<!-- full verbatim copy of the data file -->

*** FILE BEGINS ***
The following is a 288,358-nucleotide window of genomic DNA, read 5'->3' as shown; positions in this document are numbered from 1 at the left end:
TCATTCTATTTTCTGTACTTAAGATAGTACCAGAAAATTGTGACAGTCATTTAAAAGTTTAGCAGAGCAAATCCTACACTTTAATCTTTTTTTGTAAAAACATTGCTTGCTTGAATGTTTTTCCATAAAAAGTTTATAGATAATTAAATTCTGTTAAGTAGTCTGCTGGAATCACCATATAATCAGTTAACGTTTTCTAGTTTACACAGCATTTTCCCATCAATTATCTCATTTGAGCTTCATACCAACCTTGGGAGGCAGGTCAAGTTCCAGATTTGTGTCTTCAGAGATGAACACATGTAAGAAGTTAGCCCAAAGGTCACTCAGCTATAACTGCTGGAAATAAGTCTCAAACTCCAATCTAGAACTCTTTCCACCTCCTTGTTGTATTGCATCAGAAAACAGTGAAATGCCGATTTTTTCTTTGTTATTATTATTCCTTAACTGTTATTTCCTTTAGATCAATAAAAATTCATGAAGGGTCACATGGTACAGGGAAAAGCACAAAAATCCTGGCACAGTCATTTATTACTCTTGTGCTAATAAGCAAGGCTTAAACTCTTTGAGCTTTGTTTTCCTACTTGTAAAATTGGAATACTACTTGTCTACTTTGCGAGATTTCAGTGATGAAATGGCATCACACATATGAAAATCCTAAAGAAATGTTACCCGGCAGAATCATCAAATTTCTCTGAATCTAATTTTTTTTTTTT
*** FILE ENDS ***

The following is a 288,358-nucleotide window of genomic DNA, read 5'->3' as shown; positions in this document are numbered from 1 at the left end:
TCATTCTATTTTCTGTACTTAAGATAGTACCAGAAAATTGTGACAGTCATTTAAAAGTTTAGCAGAGCAAATCCTACACTTTAATCTTTTTTTGTAAAAACATTGCTTGCTTGAATGTTTTTCCATAAAAAGTTTATAGATAATTAAATTCTGTTAAGTAGTCTGCTGGAATCACCATATAATCAGTTAACGTTTTCTAGTTTACACAGCATTTTCCCATCAATTATCTCATTTGAGCTTCATACCAACCTTGGGAGGCAGGTCAAGTTCCAGATTTGTGTCTTCAGAGATGAACACATGTAAGAAGTTAGCCCAAAGGTCACTCAGCTATAACTGCTGGAAATAAGTCTCAAACTCCAATCTAGAACTCTTTCCACCTCCTTGTTGTATTGCATCAGAAAACAGTGAAATGCCGATTTTTTCTTTGTTATTATTATTCCTTAACTGTTATTTCCTTTAGATCAATAAAAATTCATGAAGGGTCACATGGTACAGGGAAAAGCACAAAAATCCTGGCACAGTCATTTATTACTCTTGTGCTAATAAGCAAGGCTTAAACTCTTTGAGCTTTGTTTTCCTACTTGTAAAATTGGAATACTACTTGTCTACTTTGCGAGATTTCAGTGATGAAATGGCATCACACATATGAAAATCCTAAAGAAATGTTACCCGGCAGAATCATCAAATTTCTCTGAATCTAATTTTTTTTTTTT